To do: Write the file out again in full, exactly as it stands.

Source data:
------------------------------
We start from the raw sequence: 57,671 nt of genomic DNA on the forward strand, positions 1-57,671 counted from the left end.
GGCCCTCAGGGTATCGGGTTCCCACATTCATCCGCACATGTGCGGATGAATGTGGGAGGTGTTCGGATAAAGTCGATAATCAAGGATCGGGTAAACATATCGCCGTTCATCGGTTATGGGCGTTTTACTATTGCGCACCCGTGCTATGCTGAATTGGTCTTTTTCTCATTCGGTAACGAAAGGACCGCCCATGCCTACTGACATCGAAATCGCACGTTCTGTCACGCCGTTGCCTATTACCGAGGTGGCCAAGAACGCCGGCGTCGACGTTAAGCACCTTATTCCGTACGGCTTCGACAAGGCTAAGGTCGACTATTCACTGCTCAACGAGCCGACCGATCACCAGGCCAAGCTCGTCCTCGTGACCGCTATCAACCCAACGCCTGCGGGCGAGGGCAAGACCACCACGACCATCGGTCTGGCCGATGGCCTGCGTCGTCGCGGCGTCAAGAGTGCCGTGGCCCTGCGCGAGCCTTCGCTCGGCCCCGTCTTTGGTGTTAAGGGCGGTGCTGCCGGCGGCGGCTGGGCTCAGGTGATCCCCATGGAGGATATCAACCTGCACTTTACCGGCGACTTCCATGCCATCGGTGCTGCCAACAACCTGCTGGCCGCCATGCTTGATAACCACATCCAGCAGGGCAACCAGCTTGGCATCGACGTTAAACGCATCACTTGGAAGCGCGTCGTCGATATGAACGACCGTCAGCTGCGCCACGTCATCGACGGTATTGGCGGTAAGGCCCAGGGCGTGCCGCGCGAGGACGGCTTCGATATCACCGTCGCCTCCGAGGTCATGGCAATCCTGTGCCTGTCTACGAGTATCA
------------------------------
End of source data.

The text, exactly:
We start from the raw sequence: 57,671 nt of genomic DNA on the forward strand, positions 1-57,671 counted from the left end.
GGCCCTCAGGGTATCGGGTTCCCACATTCATCCGCACATGTGCGGATGAATGTGGGAGGTGTTCGGATAAAGTCGATAATCAAGGATCGGGTAAACATATCGCCGTTCATCGGTTATGGGCGTTTTACTATTGCGCACCCGTGCTATGCTGAATTGGTCTTTTTCTCATTCGGTAACGAAAGGACCGCCCATGCCTACTGACATCGAAATCGCACGTTCTGTCACGCCGTTGCCTATTACCGAGGTGGCCAAGAACGCCGGCGTCGACGTTAAGCACCTTATTCCGTACGGCTTCGACAAGGCTAAGGTCGACTATTCACTGCTCAACGAGCCGACCGATCACCAGGCCAAGCTCGTCCTCGTGACCGCTATCAACCCAACGCCTGCGGGCGAGGGCAAGACCACCACGACCATCGGTCTGGCCGATGGCCTGCGTCGTCGCGGCGTCAAGAGTGCCGTGGCCCTGCGCGAGCCTTCGCTCGGCCCCGTCTTTGGTGTTAAGGGCGGTGCTGCCGGCGGCGGCTGGGCTCAGGTGATCCCCATGGAGGATATCAACCTGCACTTTACCGGCGACTTCCATGCCATCGGTGCTGCCAACAACCTGCTGGCCGCCATGCTTGATAACCACATCCAGCAGGGCAACCAGCTTGGCATCGACGTTAAACGCATCACTTGGAAGCGCGTCGTCGATATGAACGACCGTCAGCTGCGCCACGTCATCGACGGTATTGGCGGTAAGGCCCAGGGCGTGCCGCGCGAGGACGGCTTCGATATCACCGTCGCCTCCGAGGTCATGGCAATCCTGTGCCTGTCTACGAGTATCA